“Whenever I see hopelessness, I also see hope, because I used to be that hopelessness.”
Dave Morgan of Eden Whalley Church lived a life much different than what you would expect from a normal pastor. Diagnosed with dyslexia and a learning disability at a young age, Dave faced many hardships growing up, including an estranged relationship with his father. Unable to cope with the pressures of his young years, Dave dropped out of high-school, and turned to a gang-affiliated lifestyle heeded with substance abuse.
“Addiction is a hard animal to beat, you can’t just wish it away,” Dave confirms. “It takes brute striving to make better choices, and distance yourself.” Unfortunately, Dave’s substance issues would soon result in the destruction of his family, leading him further down a seemingly never-ending spiral.
“I locked myself in my apartment and went on a three week bender fuelled by drugs and alcohol. I couldn’t see my son because of my addiction, my marriage was gone. My life was empty and broken.” Dave continues, “Right then and there I said ‘God, if you’re out there, you gotta help me.’ It was like in that moment nothing happened, but at the same time, everything happened. That was the epicentre of my life.”
A message from Pastor Dave Morgan
Dave would soon move to Alberta for rehab. He detoxed at the home of one of his friends, who is also a pastor. As a self appointed form of a therapy, Dave fasted for 40 straight days. “It was through this fast that I really reached my faith.”
Now ten years sober, Dave has dedicated himself to helping those in need of guidance. Six years ago he started his mission by helping teenaged fathers. “Teen dads are something that we don’t really think about. I connected with that because of the relationship I had with my dad.”
During that time, Dave met Alec Roberts. “I found Dave during my search for parental support groups in Surrey,” Alec explains. “We formed a special bond built on faith. He introduced me to the reality that I wasn’t alone in my desire to be a good father, while still sorting out my very checkered path.”
Alec was living in a halfway house and awaiting trial when the two met. “Dave and other leaders of the community stood by my side on the day of the trial. I was sentenced to two years incarceration. Throughout my entire sentence Dave and his mentor Dale Peters used their pastoral titles to make their way into the jail every Friday. Through his commitment to our friendship, I was able to stay driven and motivated to live for The Lord and stand apart from my life of destruction, degradation, and death.” Alec, now married to the mother of their two daughters, is building an eavestroughing business. “Dave helped save my life.”
Currently, Dave Morgan is the lead pastor of Eden Whalley, a startup Church dedicated to bringing hope to the underprivileged area. “The Whalley community has very unique threads of tragedy and brokenness. Drug and alcohol addiction is prevalent, homelessness, gangs. All this stuff has built onto itself.” Dave has recently moved into Whalley with his family to fully dedicate in building a positive community in the area.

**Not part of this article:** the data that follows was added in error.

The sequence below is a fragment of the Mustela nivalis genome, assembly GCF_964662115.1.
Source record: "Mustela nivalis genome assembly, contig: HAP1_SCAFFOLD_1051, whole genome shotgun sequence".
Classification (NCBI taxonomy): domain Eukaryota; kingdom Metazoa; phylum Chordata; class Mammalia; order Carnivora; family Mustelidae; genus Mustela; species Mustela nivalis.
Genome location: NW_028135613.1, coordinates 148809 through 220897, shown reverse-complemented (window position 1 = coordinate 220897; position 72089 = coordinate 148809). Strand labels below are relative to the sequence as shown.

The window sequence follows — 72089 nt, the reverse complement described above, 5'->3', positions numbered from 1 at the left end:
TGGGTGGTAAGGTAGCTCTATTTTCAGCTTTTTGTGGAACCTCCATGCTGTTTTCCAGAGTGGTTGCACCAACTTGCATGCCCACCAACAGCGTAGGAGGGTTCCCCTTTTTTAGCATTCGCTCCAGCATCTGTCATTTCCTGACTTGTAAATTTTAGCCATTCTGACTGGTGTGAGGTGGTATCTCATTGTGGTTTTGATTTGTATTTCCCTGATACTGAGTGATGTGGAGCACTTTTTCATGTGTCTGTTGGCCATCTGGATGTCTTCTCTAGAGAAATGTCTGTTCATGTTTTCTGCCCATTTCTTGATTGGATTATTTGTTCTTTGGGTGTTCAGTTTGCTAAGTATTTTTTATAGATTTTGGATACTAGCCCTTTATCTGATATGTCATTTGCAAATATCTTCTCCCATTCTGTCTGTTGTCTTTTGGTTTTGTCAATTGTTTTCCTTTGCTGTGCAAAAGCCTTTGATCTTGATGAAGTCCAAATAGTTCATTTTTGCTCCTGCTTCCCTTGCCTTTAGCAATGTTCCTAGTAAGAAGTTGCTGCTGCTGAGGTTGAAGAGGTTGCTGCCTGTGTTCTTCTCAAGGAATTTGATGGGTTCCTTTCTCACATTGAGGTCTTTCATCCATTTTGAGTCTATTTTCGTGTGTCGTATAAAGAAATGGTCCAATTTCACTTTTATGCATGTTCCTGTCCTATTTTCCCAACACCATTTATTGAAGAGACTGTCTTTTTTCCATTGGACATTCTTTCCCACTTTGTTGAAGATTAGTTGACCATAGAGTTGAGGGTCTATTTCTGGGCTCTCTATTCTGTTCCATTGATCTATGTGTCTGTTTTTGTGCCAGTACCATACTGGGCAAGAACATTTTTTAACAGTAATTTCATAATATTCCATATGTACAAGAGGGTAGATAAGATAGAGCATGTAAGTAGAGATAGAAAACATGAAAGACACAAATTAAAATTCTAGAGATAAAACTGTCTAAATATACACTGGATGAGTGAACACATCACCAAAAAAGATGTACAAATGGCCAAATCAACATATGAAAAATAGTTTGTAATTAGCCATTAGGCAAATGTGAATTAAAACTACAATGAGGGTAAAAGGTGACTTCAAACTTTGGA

Pastor Dave helping the Whalley community
“A lot of these people have amazing stories, amazing families, and have had great beginnings. Unfortunately, some have made poor choices. They would just love a helping hand in moving forward, making better choices, and having a good life.”
Though still an early startup, Dave assures Eden Whalley Church, which works in collaboration with the United Kingdom’s Message Trust organization, has long-term, impactful ambitions. “We’d love to have an influence in schools,” Dave states. “I also want to create an establishment where people can build skill-sets, help get them into the workforce, and have a better chance at life.”
The Church also has a passion for visiting jails throughout Canada to help with inmates, giving them restoration, and a chance to make better choices and have greater opportunities when they get out.
“When you’re at the very beginning of a startup, you always have a vision that’s a lot bigger than the reality of the immediate situation. That’s what keeps you going.”
“Sometimes people come up to me and ask why I do this. They say ‘You can’t help everybody,’ or ‘You can’t save everybody.’ It reminds me of my beginnings in ministry, and reading a quote about this man who found all of these stranded starfish on a shore. One by one he started tossing them back into the ocean. A guy walking along the path sees this and says ‘You can’t save everyone of those starfish, you know.’ And as the Man is in mid throw, he responds: ‘Maybe not, but I can save this one.’ That’s the tradition I move out with each and every day when I walk those streets.”